Today's plan: let's start from a regular, single-camera, RGB smartphone picture and separate the background from the picture's content using a pre-trained segmentation deep neural network.

Recipe difficulty

  • Statistics: 🔥 - no statistics, and we won't talk about the model itself.
  • Technical: 🔥🔥🔥 - even though we don't train the network, we need to deploy it and do some image manipulation, which is prone to issues.
  • Time required: 🕜 - it took me a couple of hours to write.

What it is

You know when you take a portrait picture with your iPhone and suddendly it looks all professional, like this?

This blog post carries a short proof of concept showing you how the sausage is made.

Why is it useful?

Smartphone photography is bridging the gap between small-sensor cameras and full frame sensors not just thanks to advances in the sensors and lenses themselves, but also thanks to much smarter post-processing.

As a photographer I'm incredibly stoked to have such a powerful technology in my pocket with me all the time. We really are living in the future. But how can we replicate this effect at home?

Modern phone use three main ways of defocusing the background: time-of-flight sensors (think Kinect) build an accurate 3D representation of the environment, which is then converted to a depth-map and used to blur the background. Multi-camera shots use points-of-interest and calculated parallax to do the same with regular RGB sensors. Single-sensor phones, on the other hand, have to rely on a semantic representation of the world in the picture.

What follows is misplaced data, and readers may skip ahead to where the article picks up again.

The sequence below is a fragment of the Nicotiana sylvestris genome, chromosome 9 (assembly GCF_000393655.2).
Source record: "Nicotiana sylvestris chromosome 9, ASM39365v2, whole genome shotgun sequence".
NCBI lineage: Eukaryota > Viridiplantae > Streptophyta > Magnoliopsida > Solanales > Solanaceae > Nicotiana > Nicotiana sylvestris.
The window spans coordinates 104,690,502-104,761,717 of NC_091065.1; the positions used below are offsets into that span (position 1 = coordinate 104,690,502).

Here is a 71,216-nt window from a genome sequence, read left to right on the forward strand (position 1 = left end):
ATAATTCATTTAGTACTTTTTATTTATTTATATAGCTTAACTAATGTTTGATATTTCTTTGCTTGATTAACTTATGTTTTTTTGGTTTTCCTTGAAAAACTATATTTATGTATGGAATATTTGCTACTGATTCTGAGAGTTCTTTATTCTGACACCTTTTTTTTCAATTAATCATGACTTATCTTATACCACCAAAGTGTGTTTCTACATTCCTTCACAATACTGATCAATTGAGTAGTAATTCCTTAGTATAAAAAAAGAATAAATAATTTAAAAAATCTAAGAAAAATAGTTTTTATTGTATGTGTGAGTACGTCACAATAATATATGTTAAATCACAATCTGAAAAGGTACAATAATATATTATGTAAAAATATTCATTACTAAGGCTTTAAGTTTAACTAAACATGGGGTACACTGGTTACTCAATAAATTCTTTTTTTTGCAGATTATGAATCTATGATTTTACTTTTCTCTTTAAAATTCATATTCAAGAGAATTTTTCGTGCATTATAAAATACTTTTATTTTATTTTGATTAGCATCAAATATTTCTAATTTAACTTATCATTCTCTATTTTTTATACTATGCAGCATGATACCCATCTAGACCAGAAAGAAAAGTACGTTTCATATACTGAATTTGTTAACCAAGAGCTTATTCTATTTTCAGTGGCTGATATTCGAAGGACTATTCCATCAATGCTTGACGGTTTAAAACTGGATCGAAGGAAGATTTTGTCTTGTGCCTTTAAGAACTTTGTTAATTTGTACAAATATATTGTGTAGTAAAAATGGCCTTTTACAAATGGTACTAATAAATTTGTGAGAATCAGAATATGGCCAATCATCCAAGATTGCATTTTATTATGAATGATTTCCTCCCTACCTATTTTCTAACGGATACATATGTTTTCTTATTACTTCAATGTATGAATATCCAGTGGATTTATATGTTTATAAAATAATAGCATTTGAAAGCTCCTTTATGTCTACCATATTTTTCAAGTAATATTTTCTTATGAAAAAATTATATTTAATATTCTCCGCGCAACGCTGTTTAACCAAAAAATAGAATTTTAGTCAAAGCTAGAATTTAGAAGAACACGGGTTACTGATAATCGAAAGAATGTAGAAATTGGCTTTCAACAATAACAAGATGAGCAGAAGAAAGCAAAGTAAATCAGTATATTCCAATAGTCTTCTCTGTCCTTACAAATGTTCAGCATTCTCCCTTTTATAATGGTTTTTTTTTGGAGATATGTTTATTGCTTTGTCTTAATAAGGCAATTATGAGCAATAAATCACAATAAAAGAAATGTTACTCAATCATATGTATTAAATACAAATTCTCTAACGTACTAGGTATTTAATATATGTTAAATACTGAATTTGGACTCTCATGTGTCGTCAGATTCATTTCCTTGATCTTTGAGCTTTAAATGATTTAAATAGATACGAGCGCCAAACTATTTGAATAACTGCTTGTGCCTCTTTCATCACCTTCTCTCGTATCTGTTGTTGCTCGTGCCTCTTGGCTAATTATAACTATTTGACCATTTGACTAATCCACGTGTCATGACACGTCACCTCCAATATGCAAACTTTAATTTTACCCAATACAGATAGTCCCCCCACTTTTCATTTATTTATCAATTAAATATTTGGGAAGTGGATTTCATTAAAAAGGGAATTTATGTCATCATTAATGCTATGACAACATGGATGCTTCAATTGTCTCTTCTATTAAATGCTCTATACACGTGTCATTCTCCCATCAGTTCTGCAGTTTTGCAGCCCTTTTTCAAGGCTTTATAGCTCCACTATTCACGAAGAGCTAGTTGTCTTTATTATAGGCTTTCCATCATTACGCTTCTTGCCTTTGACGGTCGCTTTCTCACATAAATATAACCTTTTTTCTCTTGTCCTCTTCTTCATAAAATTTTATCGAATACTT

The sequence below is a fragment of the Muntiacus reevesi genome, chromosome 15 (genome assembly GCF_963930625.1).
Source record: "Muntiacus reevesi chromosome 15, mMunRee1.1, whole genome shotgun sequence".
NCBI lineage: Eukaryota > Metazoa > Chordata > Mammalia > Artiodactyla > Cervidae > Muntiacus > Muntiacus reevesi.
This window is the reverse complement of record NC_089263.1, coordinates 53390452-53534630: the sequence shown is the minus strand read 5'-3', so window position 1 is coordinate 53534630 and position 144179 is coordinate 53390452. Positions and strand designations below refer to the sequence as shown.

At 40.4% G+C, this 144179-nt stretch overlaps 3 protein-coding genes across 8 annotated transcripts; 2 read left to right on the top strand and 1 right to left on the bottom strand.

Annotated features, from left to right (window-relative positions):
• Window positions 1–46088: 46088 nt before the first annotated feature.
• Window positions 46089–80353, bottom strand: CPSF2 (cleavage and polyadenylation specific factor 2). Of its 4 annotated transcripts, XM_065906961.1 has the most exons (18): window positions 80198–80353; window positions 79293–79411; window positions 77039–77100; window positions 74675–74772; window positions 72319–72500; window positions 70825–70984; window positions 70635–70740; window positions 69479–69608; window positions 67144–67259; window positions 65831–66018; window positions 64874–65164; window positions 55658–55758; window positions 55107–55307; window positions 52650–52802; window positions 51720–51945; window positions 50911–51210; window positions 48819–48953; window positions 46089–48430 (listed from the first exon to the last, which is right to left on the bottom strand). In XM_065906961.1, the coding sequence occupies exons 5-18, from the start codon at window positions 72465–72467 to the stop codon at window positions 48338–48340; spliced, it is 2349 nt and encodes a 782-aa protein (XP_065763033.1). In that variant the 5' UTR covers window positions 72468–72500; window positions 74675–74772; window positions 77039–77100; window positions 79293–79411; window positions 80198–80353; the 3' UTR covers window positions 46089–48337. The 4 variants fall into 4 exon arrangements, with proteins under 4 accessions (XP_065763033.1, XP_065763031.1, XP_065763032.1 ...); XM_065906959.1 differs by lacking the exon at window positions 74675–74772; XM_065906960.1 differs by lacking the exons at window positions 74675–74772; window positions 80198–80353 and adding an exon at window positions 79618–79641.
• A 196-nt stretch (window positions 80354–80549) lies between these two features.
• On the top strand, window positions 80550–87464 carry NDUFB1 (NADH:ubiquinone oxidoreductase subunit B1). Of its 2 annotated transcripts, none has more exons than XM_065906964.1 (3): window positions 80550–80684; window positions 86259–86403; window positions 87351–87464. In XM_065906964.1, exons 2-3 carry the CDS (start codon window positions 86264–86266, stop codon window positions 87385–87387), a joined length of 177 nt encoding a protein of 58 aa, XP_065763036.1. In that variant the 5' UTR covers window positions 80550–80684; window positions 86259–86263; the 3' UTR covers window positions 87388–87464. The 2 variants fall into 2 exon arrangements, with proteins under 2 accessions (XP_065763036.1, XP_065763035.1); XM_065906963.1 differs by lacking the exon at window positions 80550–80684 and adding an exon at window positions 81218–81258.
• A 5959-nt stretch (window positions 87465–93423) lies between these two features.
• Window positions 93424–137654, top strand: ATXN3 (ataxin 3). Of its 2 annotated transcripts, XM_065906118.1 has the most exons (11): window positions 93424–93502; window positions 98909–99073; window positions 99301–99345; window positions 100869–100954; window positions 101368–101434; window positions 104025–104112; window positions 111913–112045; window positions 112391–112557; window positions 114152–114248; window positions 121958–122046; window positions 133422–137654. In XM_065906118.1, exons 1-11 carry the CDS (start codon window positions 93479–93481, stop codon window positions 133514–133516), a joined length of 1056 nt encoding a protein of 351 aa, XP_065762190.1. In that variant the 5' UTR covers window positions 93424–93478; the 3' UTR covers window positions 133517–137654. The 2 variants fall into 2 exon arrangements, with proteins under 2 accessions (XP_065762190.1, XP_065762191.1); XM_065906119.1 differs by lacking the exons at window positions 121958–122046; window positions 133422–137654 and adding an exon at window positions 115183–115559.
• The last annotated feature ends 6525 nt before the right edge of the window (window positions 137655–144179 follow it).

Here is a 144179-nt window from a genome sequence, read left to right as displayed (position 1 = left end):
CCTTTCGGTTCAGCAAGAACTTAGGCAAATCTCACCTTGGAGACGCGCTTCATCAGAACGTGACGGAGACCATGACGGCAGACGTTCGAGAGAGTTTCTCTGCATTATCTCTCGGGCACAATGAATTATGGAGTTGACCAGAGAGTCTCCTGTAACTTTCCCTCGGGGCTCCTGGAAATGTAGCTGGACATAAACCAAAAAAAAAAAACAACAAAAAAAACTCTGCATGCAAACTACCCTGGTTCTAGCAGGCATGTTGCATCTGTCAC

If we're going to follow the third method, we'll need one such representation. Luckily, while segmentation models are quite advanced and difficult to train, there's a lot of models with pre-trained weights available. For this post we're going to use Matterport's implementation of a Mask-R-CNN.

First, let's clone the repository on a local folder. Before we proceed to installation, we'll need (at least on my machine) to do two pre-processing steps which are inelegant and clunky, but necessary:

  1. install shapely in a pre-compiled distribution: conda install shapely
  2. remove the following lines from samples/coco/
from pycocotools.coco import COCO
from pycocotools.cocoeval import COCOeval
from pycocotools import mask as maskUtils

once you've done so, you can proceed to the actual installation:

  1. install the required dependencies: pip install -r requirements.txt
  2. deploy the actual project: python install
  3. download the model weights (mask_rcnn_coco.h5) from the official distribution and place them in the repo root folder (should be Mask_RCNN-master)

Now you can just fire up your trusty Jupyter Notebook and start working on this awesome proof of concept.

The basic idea is as follows: we'll use the Mask-R-CNN to generate a segmentation (mask) of our portrait subject; we then generate a blurred version of the picture, which we superimpose to the original picture based on the mask.

Let's start with the model setup:

import sys, os
import numpy as np
import matplotlib
import matplotlib.pyplot as plt
%matplotlib inline